It’s been some time now since the uranium market has been considered to be anywhere near an upturn. Given data that appeared throughout the last few months of 2012, however, analysts are now poised to believe that 2013 could indeed be the year for uranium miners.
According to Uranium Investing News, key analysts and industry officials are confident that the uranium sector will see improvements this year, even if spot market activity as of late has been nothing to write home about.
Sources reporting to UIN are predicting that spot prices could average around $55/lb for uranium in 2013, which would be an improvement over prices that are currently seen.
The uranium sector is a prime example of one that could see a great deal of growth over a long-term period of time, yet it is undervalued at the moment based upon circumstantial issues.
Since the 2008 financial crisis, recovery has been made in a variety of sectors of the US economy. For uranium, however, a downturn has been since since 2007—the last time the sector had seen anything near what one might consider a high point.
While it would be easy at face value to surmise that a lack of growth in the uranium sector would have mainly to do with poor planning and other logistical issues, the fact remains that natural disaster is most likely the culprit at play here.
Two years ago this month, the largest nuclear disaster since that of Chernobyl in 1986 occurred at Japan’s Fukushima nuclear power plant as a result of a major earthquake and tsunami. The long-standing damage and unspeakable horror that came as a result of this disaster has had lasting consequences on the uranium sector, scaring off investors and also shutting down all but 2 of Japan’s 50 reactors, according to a press release on MarketWire.
Even in the wake of such a disaster, those who truly pay attention to the world of energy and fuel sources know that nuclear power stands to have a very bright future. Clean, efficient, and perhaps not worthy of the negative stigma it consistently receives, nuclear power is likely to have a very big part in the future of modern globalization, and will have an especially significant impact in Asia.
Because much of Asia is looking towards ways to concentrate rural residents into urban communities in the coming years, an effective yet efficient fuel source will be a driving force in whether or not goals are able to be met; nuclear power may be the best option on the table, which spells out lucrative times for those in the uranium mining industry.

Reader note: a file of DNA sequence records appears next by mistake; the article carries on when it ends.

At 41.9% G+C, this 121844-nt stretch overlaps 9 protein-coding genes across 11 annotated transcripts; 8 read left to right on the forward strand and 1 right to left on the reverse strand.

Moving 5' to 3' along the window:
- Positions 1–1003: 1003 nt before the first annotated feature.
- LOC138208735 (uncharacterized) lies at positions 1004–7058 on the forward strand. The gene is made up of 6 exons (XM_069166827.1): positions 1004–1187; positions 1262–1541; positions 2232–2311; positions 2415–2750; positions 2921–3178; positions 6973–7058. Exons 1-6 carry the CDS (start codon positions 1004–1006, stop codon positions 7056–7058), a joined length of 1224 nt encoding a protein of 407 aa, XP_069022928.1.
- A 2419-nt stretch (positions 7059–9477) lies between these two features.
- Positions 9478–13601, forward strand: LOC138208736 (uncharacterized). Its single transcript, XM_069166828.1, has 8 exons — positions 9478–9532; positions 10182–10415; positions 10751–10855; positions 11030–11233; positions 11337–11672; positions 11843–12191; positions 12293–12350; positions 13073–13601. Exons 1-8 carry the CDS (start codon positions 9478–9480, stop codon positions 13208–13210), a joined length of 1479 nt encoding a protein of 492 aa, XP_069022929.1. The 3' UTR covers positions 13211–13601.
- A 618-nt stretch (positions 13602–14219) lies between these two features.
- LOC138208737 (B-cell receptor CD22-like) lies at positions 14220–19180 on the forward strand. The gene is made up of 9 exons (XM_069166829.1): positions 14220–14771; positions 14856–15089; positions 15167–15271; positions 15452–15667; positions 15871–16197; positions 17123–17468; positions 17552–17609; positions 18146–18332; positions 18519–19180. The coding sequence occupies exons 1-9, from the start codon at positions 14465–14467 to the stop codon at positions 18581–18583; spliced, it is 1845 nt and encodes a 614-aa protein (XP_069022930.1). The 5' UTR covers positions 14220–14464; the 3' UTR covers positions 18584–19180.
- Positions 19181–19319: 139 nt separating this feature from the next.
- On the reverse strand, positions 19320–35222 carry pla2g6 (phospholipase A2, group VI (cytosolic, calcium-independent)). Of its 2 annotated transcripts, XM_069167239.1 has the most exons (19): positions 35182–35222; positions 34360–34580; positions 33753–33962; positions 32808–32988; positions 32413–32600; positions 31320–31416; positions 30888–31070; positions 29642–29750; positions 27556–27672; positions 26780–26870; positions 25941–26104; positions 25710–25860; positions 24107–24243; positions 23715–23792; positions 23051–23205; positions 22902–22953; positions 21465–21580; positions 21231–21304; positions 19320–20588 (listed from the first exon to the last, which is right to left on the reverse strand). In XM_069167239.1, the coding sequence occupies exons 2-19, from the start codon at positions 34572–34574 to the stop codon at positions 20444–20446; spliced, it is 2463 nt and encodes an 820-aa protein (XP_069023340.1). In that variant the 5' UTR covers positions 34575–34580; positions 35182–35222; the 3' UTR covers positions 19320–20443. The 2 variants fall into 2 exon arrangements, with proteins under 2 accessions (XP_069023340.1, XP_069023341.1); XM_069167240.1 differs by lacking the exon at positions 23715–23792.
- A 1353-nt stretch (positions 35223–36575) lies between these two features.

Much of the potential future successes in the uranium industry will come down to whether or not investors continue to look at nuclear power and uranium as viable investment options. According to MSN Money, exciting activity is already happening in the sector, with investors looking to fund certain mining companies to help foster the discovery of more uranium.
Join Wealth Daily today for FREE. We’ll keep you on top of all the hottest investment ideas before they hit Wall Street. Become a member today, and get our latest free report: “Investing in Junior Mining Stocks” After getting your report, you’ll begin receiving the Wealth Daily e-Letter, delivered to your inbox daily.
It contains full details on why dividends are an amazing tool for growing your wealthn.
Join Wealth Daily today for FREE. We’ll keep you on top of all the hottest investment ideas before they hit Wall Street. Become a member today, and get our latest free report: “Investing in Junior Mining Stocks”
After getting your report, you’ll begin receiving the Wealth Daily e-Letter, delivered to your inbox daily.
Alpha Minerals (TSX-V: AMW), a relatively small and unknown stock, has increased exponentially since encouraging positive results in drilling, which is a trend that may well continue if the right resources are placed correctly.
There are a few important things that could act as catalysts for the industry, some of which may even determine whether or not the market sees any bit of an upturn at all.
Perhaps the most important would be whether or not Japan can properly restart its nuclear program in the wake of the Fukushima disaster. While there is still quite a long way to go in order for this to occur, many believe that the country is looking towards ways to positively improve its current nuclear situation.
China is also a key player here. If uranium buying and the building of reactors was to occur in China, the uranium sector could see a significant upturn. Coupled with the reopening of more reactors in Japan, a renewed interest in uranium in China could make all the difference in the world for this undervalued sector.
Uranium and nuclear power still have a long way to go in terms of defeating stigma and seeing an upturn, but it appears as if 2013 could be the start of a brighter period than the sector has seen in years.
If you liked this article, you may also enjoy: